We grow up in this business being taught in school that at any moment we could get “the call” and be asked to go on for an ailing singer. I remember being told this in graduate school and actually thinking that after one of my performances at Indiana University that the MET could have heard about it and might give me a call. I’ve always taken things very seriously, you see. We were drilled into believing that we could never be prepared enough because we just may be called upon to save the day. We have been told numerous stories of careers being made by someone stepping in at the last minute. I know Renata Scotto rocketed to stardom after filling in for Maria Callas and I remember a similar story about Franco Corelli…you get the point, it happens. People get sick, things come up, they cancel.

Well, I have known it was a possibility that I would go on since I am covering this season at the MET. It has been in the back of my mind for some time that I very well could go on, and the thought of it sometimes made me crazy and sometimes made me wince. However, after doing the cover rehearsals last week, I was feeling pretty confident and excited about the possibility and after all, that is the job I signed up for and that is what I was prepared to do.

So let me give you all the details, because I know many of you are dying to know how this all works. I was notified Monday that Diana Damrau was sick and that she would be canceling rehearsals that afternoon for her upcoming run of Barbiere. People in the MET office said that she may feel better for the performance but that they wanted me to be on call just in case. So, I canceled my Hamlet coaching at 1:00 (I am also covering Natalie Dessay in her upcoming performances of Ophelia in Hamlet…..hmmm what if…….well, let me not get ahead of myself) and went to see Greg Keller, the fabulous assistant stage director at the MET. He and I went through the role together. He spoke the other singers’ lines, oh yeah, let me mention that this particular production has tons of spoken French dialogue. I have been working on it for months. We went through the staging quickly just to make sure I remembered where I was supposed to be. Then I spent an hour alone going through some of the phrases that I knew I wanted to double check. I left the MET that day feeling pretty good and on my way out I ran into an old friend.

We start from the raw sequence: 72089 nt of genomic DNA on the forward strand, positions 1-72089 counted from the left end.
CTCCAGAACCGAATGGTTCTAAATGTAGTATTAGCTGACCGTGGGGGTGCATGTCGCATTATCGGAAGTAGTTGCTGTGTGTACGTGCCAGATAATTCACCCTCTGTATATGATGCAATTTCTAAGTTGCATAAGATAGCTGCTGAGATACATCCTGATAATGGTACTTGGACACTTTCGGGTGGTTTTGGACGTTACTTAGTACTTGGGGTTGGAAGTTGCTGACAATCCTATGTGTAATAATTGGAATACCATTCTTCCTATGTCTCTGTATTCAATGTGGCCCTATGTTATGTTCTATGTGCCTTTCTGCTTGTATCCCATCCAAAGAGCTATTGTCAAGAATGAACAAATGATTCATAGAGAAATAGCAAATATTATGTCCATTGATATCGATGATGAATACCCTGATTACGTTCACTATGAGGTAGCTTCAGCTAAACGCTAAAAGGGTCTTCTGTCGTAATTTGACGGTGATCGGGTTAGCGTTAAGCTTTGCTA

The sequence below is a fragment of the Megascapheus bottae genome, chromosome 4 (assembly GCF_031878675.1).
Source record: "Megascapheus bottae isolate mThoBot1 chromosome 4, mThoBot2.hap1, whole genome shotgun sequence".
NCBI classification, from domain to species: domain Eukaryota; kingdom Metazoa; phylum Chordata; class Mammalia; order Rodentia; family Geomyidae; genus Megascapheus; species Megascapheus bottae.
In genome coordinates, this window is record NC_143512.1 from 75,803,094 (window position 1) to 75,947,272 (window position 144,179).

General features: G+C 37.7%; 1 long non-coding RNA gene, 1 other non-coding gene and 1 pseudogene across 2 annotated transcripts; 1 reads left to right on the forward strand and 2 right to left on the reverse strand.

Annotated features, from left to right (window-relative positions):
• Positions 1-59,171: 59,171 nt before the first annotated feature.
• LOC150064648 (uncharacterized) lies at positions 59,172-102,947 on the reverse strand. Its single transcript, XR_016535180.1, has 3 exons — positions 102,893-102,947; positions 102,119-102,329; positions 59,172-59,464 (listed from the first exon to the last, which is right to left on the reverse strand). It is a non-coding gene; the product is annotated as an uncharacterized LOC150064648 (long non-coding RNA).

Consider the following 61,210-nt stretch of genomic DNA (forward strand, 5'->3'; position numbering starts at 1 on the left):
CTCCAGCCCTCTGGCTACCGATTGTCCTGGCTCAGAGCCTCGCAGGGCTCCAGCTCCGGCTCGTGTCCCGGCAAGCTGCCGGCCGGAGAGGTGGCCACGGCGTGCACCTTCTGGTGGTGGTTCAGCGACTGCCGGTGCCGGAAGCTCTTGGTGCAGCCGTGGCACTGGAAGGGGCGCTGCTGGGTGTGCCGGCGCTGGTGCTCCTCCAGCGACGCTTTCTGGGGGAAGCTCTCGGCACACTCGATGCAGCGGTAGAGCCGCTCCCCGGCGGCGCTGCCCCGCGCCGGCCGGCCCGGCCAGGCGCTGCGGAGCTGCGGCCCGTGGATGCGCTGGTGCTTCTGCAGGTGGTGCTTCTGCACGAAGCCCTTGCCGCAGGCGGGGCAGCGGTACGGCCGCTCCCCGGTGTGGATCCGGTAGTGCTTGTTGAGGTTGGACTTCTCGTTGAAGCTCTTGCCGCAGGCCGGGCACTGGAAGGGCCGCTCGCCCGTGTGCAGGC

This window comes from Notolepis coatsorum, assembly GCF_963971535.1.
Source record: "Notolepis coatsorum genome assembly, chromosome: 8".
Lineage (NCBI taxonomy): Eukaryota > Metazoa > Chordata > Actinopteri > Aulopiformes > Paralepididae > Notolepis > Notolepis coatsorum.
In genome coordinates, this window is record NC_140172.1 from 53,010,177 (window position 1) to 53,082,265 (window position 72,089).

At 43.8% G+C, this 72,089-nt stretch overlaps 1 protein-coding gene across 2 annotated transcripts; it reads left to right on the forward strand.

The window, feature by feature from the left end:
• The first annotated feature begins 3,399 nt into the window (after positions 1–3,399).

Get this, the old friend I ran into was none other than Larry Brownlee. We went to school together at Indiana Univerisity not too long ago and we were catching up on things. The dialogue went a bit like this, “Oh that’s great! So, good to see you…..Wow, it has been so long…what two years?....How are things? Yep, married and you are a newly wed too, right?......Yes, I am covering Fille here and am on call because Diana is sick, but she probably will be fine for tomorrow…..insert more dialogue about how long we are both in NYC and about roles coming up etc…..then the big ender…… “So, we should get together while we are here and do something fun…….Yeah! That would be great!” Then we swapped phone numbers and went on our way. Who knew that less than 24 hours later that fun thing to do would be an opera at the MET! You can’t make this stuff up!!!!! Larry was called on Tuesday to fill in for the ailing Juan Diego Florez.

Tuesday afternoon we both got the call that we were going on. I was so excited! Really, I have imagined this moment many times. I usually do so when I hear other singers tell their stories about getting the call and when I have thought about it, it would always bring utter terror into my body and I would imagine the sky falling in. Luckily, when I got the call I heard my mouth say, “Sure, I’d love to sing tonight. I’ll be down at the theater as soon as I can!”
I calmly packed my bag, grabbed my score, an extra pair of underwear (it’s amazing what we can remember during these moments) and headed to the theater. It was blizzard number 2 in NYC yesterday and the roads were a mess. I hopped in a cab and within half an hour of sliding down West End Ave, I arrived at the Met stage door.

I went to the 5th floor studio and when I walked in, Larry and I burst into laughter. We told everyone the story of what had happened Monday afternoon and how casually we suggested we should get together again. Goose bumps. We rehearsed our scenes together and Larry was amazing. He had never seen the production and was learning French dialogue on the fly!! Fearless is this man and what a brilliant artist.